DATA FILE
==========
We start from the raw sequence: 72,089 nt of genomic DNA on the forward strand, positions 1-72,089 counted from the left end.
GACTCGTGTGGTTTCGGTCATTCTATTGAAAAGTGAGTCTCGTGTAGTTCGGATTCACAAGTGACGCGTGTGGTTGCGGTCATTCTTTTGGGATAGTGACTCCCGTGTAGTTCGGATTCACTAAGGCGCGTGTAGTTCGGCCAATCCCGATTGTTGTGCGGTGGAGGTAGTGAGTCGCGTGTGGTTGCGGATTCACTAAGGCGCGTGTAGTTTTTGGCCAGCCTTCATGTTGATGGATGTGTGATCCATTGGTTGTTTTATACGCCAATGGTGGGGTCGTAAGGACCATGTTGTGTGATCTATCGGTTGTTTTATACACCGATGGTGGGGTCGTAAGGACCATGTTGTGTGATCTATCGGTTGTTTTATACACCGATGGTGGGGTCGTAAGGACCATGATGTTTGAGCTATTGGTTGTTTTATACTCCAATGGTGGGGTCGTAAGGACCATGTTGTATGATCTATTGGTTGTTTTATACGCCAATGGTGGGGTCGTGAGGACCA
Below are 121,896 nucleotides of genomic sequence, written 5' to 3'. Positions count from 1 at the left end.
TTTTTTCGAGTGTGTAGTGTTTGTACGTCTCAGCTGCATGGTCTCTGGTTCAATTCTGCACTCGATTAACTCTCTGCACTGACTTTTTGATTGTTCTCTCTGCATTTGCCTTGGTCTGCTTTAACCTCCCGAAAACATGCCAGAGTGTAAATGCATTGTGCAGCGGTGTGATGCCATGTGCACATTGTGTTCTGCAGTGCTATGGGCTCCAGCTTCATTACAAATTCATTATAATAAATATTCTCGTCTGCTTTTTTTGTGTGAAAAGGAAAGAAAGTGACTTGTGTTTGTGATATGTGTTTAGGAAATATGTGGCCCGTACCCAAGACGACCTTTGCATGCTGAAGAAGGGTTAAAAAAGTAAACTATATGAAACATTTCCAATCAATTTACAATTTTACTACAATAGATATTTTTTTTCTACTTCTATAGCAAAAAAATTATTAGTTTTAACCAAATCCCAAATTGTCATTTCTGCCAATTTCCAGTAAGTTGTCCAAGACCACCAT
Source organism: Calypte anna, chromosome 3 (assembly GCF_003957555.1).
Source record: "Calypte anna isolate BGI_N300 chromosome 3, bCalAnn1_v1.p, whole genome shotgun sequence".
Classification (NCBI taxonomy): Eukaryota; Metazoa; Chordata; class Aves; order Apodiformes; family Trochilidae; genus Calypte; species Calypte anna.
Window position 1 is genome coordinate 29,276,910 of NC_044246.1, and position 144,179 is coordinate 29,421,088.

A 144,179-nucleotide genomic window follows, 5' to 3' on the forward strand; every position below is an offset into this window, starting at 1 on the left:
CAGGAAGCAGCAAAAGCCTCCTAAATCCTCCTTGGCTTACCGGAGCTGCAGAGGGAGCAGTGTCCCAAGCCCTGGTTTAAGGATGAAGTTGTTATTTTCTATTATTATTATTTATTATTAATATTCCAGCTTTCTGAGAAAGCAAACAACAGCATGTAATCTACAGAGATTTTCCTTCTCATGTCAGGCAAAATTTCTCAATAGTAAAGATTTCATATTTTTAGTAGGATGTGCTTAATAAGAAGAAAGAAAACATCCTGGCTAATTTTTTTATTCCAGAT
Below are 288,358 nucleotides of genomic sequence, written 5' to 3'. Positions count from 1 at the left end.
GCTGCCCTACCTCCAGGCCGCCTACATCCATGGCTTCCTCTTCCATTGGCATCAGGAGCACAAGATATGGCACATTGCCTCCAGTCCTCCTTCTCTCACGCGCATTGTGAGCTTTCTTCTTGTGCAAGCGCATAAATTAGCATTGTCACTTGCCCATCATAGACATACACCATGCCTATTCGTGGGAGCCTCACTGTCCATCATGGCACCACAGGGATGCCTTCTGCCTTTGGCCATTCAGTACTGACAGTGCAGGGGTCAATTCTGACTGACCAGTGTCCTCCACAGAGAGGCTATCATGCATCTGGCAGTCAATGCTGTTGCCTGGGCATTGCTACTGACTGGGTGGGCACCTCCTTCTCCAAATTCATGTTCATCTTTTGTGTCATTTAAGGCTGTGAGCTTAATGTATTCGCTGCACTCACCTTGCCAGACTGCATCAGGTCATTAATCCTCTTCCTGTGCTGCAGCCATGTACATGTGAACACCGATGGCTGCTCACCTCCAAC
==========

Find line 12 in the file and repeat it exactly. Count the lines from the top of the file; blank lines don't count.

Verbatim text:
GCTGCCCTACCTCCAGGCCGCCTACATCCATGGCTTCCTCTTCCATTGGCATCAGGAGCACAAGATATGGCACATTGCCTCCAGTCCTCCTTCTCTCACGCGCATTGTGAGCTTTCTTCTTGTGCAAGCGCATAAATTAGCATTGTCACTTGCCCATCATAGACATACACCATGCCTATTCGTGGGAGCCTCACTGTCCATCATGGCACCACAGGGATGCCTTCTGCCTTTGGCCATTCAGTACTGACAGTGCAGGGGTCAATTCTGACTGACCAGTGTCCTCCACAGAGAGGCTATCATGCATCTGGCAGTCAATGCTGTTGCCTGGGCATTGCTACTGACTGGGTGGGCACCTCCTTCTCCAAATTCATGTTCATCTTTTGTGTCATTTAAGGCTGTGAGCTTAATGTATTCGCTGCACTCACCTTGCCAGACTGCATCAGGTCATTAATCCTCTTCCTGTGCTGCAGCCATGTACATGTGAACACCGATGGCTGCTCACCTCCAAC